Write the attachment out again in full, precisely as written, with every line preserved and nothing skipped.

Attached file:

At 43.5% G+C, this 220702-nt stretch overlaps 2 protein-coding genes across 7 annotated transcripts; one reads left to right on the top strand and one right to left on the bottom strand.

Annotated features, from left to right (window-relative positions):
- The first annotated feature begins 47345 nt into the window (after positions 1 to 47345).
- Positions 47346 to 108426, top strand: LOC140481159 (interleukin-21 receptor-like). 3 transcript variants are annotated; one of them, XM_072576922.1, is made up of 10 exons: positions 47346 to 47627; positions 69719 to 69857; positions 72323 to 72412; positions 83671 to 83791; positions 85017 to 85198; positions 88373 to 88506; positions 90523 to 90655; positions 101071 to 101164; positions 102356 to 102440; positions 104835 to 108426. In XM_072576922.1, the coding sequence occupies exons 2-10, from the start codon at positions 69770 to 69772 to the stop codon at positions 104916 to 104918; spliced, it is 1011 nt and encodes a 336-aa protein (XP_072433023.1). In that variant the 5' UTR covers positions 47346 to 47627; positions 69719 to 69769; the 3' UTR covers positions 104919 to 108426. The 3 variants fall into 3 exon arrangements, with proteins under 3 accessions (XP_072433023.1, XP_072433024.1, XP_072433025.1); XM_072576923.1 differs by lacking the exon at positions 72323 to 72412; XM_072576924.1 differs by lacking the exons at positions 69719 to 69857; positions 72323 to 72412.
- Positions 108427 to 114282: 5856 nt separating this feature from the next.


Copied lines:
At 43.5% G+C, this 220702-nt stretch overlaps 2 protein-coding genes across 7 annotated transcripts; one reads left to right on the top strand and one right to left on the bottom strand.

Annotated features, from left to right (window-relative positions):
- The first annotated feature begins 47345 nt into the window (after positions 1 to 47345).
- Positions 47346 to 108426, top strand: LOC140481159 (interleukin-21 receptor-like). 3 transcript variants are annotated; one of them, XM_072576922.1, is made up of 10 exons: positions 47346 to 47627; positions 69719 to 69857; positions 72323 to 72412; positions 83671 to 83791; positions 85017 to 85198; positions 88373 to 88506; positions 90523 to 90655; positions 101071 to 101164; positions 102356 to 102440; positions 104835 to 108426. In XM_072576922.1, the coding sequence occupies exons 2-10, from the start codon at positions 69770 to 69772 to the stop codon at positions 104916 to 104918; spliced, it is 1011 nt and encodes a 336-aa protein (XP_072433023.1). In that variant the 5' UTR covers positions 47346 to 47627; positions 69719 to 69769; the 3' UTR covers positions 104919 to 108426. The 3 variants fall into 3 exon arrangements, with proteins under 3 accessions (XP_072433023.1, XP_072433024.1, XP_072433025.1); XM_072576923.1 differs by lacking the exon at positions 72323 to 72412; XM_072576924.1 differs by lacking the exons at positions 69719 to 69857; positions 72323 to 72412.
- Positions 108427 to 114282: 5856 nt separating this feature from the next.